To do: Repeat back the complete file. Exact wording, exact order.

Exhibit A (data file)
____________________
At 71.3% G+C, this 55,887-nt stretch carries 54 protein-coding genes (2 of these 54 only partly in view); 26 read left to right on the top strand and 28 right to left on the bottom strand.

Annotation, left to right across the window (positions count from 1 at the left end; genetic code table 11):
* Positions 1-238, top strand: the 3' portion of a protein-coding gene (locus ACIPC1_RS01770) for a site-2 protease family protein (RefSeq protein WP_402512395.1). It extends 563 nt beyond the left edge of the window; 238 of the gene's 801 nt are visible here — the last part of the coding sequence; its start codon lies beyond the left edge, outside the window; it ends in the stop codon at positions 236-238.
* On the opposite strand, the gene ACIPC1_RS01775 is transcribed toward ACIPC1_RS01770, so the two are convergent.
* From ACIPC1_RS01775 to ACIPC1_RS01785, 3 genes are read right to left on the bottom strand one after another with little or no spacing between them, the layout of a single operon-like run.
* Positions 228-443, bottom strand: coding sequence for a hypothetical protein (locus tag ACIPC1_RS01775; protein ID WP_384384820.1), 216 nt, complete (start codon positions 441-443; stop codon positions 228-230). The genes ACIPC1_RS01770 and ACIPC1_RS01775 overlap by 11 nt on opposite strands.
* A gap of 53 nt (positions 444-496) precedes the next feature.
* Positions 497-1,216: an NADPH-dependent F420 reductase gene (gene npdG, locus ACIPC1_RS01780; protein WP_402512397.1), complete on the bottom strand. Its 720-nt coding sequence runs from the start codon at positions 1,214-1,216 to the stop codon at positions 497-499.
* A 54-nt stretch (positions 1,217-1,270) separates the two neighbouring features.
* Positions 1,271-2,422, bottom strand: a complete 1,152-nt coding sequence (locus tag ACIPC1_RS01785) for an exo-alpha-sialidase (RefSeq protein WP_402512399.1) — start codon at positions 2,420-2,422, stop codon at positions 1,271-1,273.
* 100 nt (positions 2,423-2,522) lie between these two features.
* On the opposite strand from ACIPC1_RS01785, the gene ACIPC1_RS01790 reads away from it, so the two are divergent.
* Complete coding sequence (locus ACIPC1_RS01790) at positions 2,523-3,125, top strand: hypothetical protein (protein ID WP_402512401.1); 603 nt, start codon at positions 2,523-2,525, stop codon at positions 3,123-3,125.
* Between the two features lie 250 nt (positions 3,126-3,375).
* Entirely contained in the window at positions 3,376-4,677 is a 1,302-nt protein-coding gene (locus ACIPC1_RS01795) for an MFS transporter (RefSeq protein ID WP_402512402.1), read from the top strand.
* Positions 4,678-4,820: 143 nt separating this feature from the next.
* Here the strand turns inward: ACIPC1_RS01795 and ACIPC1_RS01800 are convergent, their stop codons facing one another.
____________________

At 71.3% G+C, this 55,887-nt stretch carries 54 protein-coding genes (2 of these 54 only partly in view); 26 read left to right on the top strand and 28 right to left on the bottom strand.

Annotation, left to right across the window (positions count from 1 at the left end; genetic code table 11):
* Positions 1-238, top strand: the 3' portion of a protein-coding gene (locus ACIPC1_RS01770) for a site-2 protease family protein (RefSeq protein WP_402512395.1). It extends 563 nt beyond the left edge of the window; 238 of the gene's 801 nt are visible here — the last part of the coding sequence; its start codon lies beyond the left edge, outside the window; it ends in the stop codon at positions 236-238.
* On the opposite strand, the gene ACIPC1_RS01775 is transcribed toward ACIPC1_RS01770, so the two are convergent.
* From ACIPC1_RS01775 to ACIPC1_RS01785, 3 genes are read right to left on the bottom strand one after another with little or no spacing between them, the layout of a single operon-like run.
* Positions 228-443, bottom strand: coding sequence for a hypothetical protein (locus tag ACIPC1_RS01775; protein ID WP_384384820.1), 216 nt, complete (start codon positions 441-443; stop codon positions 228-230). The genes ACIPC1_RS01770 and ACIPC1_RS01775 overlap by 11 nt on opposite strands.
* A gap of 53 nt (positions 444-496) precedes the next feature.
* Positions 497-1,216: an NADPH-dependent F420 reductase gene (gene npdG, locus ACIPC1_RS01780; protein WP_402512397.1), complete on the bottom strand. Its 720-nt coding sequence runs from the start codon at positions 1,214-1,216 to the stop codon at positions 497-499.
* A 54-nt stretch (positions 1,217-1,270) separates the two neighbouring features.
* Positions 1,271-2,422, bottom strand: a complete 1,152-nt coding sequence (locus tag ACIPC1_RS01785) for an exo-alpha-sialidase (RefSeq protein WP_402512399.1) — start codon at positions 2,420-2,422, stop codon at positions 1,271-1,273.
* 100 nt (positions 2,423-2,522) lie between these two features.
* On the opposite strand from ACIPC1_RS01785, the gene ACIPC1_RS01790 reads away from it, so the two are divergent.
* Complete coding sequence (locus ACIPC1_RS01790) at positions 2,523-3,125, top strand: hypothetical protein (protein ID WP_402512401.1); 603 nt, start codon at positions 2,523-2,525, stop codon at positions 3,123-3,125.
* Between the two features lie 250 nt (positions 3,126-3,375).
* Entirely contained in the window at positions 3,376-4,677 is a 1,302-nt protein-coding gene (locus ACIPC1_RS01795) for an MFS transporter (RefSeq protein ID WP_402512402.1), read from the top strand.
* Positions 4,678-4,820: 143 nt separating this feature from the next.
* Here the strand turns inward: ACIPC1_RS01795 and ACIPC1_RS01800 are convergent, their stop codons facing one another.